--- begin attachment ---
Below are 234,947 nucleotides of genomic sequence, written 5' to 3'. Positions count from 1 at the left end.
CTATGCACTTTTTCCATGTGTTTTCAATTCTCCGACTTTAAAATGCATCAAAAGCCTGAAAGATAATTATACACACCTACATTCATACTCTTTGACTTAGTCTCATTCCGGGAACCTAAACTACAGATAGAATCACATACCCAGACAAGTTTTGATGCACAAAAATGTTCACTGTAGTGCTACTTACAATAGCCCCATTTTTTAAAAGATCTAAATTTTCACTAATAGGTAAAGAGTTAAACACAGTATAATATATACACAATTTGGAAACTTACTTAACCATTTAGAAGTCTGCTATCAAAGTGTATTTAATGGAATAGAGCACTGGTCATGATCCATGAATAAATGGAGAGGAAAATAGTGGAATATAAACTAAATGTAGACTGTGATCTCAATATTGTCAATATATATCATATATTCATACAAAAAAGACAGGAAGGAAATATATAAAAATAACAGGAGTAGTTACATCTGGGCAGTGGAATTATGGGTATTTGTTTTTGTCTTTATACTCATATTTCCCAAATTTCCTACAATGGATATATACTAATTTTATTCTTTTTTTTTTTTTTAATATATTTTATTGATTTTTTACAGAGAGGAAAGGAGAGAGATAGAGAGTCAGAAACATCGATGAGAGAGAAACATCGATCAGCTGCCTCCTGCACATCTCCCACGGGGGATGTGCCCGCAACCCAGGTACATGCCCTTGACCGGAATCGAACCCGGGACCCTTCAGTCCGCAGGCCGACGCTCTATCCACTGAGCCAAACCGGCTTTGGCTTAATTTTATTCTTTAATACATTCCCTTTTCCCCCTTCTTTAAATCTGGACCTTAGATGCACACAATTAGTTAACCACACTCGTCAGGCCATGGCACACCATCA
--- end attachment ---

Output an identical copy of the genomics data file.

Below are 234,947 nucleotides of genomic sequence, written 5' to 3'. Positions count from 1 at the left end.
CTATGCACTTTTTCCATGTGTTTTCAATTCTCCGACTTTAAAATGCATCAAAAGCCTGAAAGATAATTATACACACCTACATTCATACTCTTTGACTTAGTCTCATTCCGGGAACCTAAACTACAGATAGAATCACATACCCAGACAAGTTTTGATGCACAAAAATGTTCACTGTAGTGCTACTTACAATAGCCCCATTTTTTAAAAGATCTAAATTTTCACTAATAGGTAAAGAGTTAAACACAGTATAATATATACACAATTTGGAAACTTACTTAACCATTTAGAAGTCTGCTATCAAAGTGTATTTAATGGAATAGAGCACTGGTCATGATCCATGAATAAATGGAGAGGAAAATAGTGGAATATAAACTAAATGTAGACTGTGATCTCAATATTGTCAATATATATCATATATTCATACAAAAAAGACAGGAAGGAAATATATAAAAATAACAGGAGTAGTTACATCTGGGCAGTGGAATTATGGGTATTTGTTTTTGTCTTTATACTCATATTTCCCAAATTTCCTACAATGGATATATACTAATTTTATTCTTTTTTTTTTTTTTAATATATTTTATTGATTTTTTACAGAGAGGAAAGGAGAGAGATAGAGAGTCAGAAACATCGATGAGAGAGAAACATCGATCAGCTGCCTCCTGCACATCTCCCACGGGGGATGTGCCCGCAACCCAGGTACATGCCCTTGACCGGAATCGAACCCGGGACCCTTCAGTCCGCAGGCCGACGCTCTATCCACTGAGCCAAACCGGCTTTGGCTTAATTTTATTCTTTAATACATTCCCTTTTCCCCCTTCTTTAAATCTGGACCTTAGATGCACACAATTAGTTAACCACACTCGTCAGGCCATGGCACACCATCA